Inside Zika virus epicentre where worried medics fear new epidemic

Inside Zika virus epicentre where worried medics fear new epidemic

It was a milestone little Juan Pedro Campos dos Santos’s family and friends feared they might never see.

Born with debilitating microcephaly during the 2015 Zika virus outbreak, he reached his third birthday on Tuesday.

But as people in the village of Apipucos
celebrated, doctors feared a new epidemic could explode after three new cases were discovered in just two weeks.

Dr Camila Ventura, one of the world’s leading Zika experts, said: “These new instances are incredibly worrying. There is a fear Zika may be back.”

I cradled Pedro in my arms again this week after meeting him and his mum Daniele, 32, during the 2015 outbreak.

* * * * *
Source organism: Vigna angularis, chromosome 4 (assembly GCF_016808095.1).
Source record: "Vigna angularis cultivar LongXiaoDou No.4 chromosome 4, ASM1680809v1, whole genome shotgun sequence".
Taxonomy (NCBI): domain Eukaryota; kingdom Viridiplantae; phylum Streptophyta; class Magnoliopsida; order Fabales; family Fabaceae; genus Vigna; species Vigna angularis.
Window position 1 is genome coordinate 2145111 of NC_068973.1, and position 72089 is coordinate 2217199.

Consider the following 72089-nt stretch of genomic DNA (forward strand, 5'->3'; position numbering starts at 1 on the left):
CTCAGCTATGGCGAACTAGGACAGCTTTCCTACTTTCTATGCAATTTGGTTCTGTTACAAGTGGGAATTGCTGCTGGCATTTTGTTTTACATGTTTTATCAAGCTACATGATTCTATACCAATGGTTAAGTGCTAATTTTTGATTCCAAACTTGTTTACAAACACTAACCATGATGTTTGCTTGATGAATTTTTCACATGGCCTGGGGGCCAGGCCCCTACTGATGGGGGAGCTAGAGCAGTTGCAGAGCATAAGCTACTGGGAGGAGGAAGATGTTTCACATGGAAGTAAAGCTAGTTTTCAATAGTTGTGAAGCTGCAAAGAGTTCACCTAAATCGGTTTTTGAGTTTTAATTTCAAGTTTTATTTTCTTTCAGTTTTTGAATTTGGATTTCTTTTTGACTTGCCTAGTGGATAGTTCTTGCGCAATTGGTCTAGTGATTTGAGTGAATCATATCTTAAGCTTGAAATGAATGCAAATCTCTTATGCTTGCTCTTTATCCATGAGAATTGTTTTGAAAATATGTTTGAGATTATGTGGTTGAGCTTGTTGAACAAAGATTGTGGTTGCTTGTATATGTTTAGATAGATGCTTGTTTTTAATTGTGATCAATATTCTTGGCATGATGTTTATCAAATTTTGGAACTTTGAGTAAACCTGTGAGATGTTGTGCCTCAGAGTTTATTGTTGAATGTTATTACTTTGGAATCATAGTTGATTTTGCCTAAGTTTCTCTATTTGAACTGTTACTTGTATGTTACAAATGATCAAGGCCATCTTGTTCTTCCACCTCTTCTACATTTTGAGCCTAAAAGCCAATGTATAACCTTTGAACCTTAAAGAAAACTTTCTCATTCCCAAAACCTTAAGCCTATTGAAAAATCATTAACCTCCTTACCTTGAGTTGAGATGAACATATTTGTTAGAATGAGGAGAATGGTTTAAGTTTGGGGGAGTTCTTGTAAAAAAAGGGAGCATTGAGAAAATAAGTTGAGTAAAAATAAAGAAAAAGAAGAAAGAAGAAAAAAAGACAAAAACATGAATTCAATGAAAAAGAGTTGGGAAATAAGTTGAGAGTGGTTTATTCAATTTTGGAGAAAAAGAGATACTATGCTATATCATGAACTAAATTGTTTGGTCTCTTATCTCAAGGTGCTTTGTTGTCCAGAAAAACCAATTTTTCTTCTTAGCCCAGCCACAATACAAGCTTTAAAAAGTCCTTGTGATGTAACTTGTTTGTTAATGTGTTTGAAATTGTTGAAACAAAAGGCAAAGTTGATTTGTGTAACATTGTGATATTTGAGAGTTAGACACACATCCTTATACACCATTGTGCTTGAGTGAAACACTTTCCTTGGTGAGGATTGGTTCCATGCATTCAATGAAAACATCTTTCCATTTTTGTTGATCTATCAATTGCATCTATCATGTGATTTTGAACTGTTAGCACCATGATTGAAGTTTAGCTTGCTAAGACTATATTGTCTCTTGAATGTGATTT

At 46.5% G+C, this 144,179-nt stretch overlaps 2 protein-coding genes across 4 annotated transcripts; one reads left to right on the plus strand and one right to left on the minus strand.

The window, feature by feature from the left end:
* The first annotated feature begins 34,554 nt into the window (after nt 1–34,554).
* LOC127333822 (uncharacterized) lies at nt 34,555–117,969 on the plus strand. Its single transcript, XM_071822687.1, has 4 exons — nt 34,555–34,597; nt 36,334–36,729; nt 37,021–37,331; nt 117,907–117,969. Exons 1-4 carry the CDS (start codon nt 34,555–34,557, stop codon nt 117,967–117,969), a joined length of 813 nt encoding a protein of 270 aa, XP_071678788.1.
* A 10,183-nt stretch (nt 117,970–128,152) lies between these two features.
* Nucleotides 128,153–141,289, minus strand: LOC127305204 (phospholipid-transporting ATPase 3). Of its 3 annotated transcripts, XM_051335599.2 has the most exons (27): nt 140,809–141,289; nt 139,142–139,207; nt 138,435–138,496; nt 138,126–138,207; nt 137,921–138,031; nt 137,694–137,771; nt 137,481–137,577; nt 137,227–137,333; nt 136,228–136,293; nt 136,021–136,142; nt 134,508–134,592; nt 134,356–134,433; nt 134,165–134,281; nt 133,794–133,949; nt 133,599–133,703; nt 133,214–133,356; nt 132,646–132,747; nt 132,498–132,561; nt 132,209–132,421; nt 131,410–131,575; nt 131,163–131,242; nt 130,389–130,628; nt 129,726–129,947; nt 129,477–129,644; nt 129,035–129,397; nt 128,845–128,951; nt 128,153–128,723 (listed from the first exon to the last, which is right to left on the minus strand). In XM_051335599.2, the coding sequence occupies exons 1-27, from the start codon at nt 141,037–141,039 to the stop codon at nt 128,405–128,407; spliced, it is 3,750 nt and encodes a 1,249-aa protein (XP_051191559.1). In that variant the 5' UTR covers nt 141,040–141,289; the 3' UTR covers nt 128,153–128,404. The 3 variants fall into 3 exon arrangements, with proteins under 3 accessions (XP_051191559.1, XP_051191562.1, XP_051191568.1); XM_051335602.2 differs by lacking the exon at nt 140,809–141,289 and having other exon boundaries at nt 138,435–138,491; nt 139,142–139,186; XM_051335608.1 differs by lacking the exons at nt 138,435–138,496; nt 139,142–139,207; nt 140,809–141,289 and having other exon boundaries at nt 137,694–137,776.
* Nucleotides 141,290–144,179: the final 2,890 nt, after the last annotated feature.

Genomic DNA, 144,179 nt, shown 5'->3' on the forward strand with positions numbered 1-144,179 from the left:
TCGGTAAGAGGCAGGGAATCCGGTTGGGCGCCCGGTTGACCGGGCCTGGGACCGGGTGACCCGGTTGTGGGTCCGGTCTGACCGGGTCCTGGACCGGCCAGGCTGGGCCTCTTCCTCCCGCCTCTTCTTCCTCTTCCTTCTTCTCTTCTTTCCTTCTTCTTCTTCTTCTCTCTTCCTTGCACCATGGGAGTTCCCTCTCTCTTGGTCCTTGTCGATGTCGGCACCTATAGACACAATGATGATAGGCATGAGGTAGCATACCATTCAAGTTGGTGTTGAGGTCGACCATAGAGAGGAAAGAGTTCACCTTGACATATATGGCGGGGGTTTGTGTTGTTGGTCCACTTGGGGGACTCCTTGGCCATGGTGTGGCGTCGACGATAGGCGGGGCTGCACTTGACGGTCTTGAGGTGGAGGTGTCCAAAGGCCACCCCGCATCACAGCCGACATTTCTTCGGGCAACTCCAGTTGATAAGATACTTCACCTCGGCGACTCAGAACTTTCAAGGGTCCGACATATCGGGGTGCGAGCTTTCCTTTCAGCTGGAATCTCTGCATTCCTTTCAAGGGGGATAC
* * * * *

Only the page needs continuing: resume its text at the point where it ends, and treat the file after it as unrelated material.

We have both put on weight since then – in his case for the best.

He is still unable to walk, talk and interact with others, but the community’s love for him has given him a life once unthinkable.

Daniele’s husband walked out shortly after Pedro’s birth, unable to cope with his screaming interrupting his TV viewing, but she gets lots of help from friends and villagers.

It is more vital than ever for Daniele, who was recently diagnosed with cancer.

As she attends hospital appointments, Pedro is cared for by his “auntie”, 34-year-old Elinevza dos Santos.

“He is such a lovely little boy,” she says. “When Pedrinho (little Pedro) was born, we knew how tough it would be on Daniele, but none of us gave it a second thought in helping out.

“The whole village loves him like if he was their own. People come from all over just to see him, sit with him and make sure he has
everything he needs.

“Daniele has brought Pedrinho and her older daughter up alone as a single parent and done an amazing job.”

Apipucos is in the state of Pernambuco, which became the world’s Zika virus epicentre in 2015.

The mosquito-borne disease spread to more than 20 countries in the Americas and was declared a global health emergency by the World Health Organization.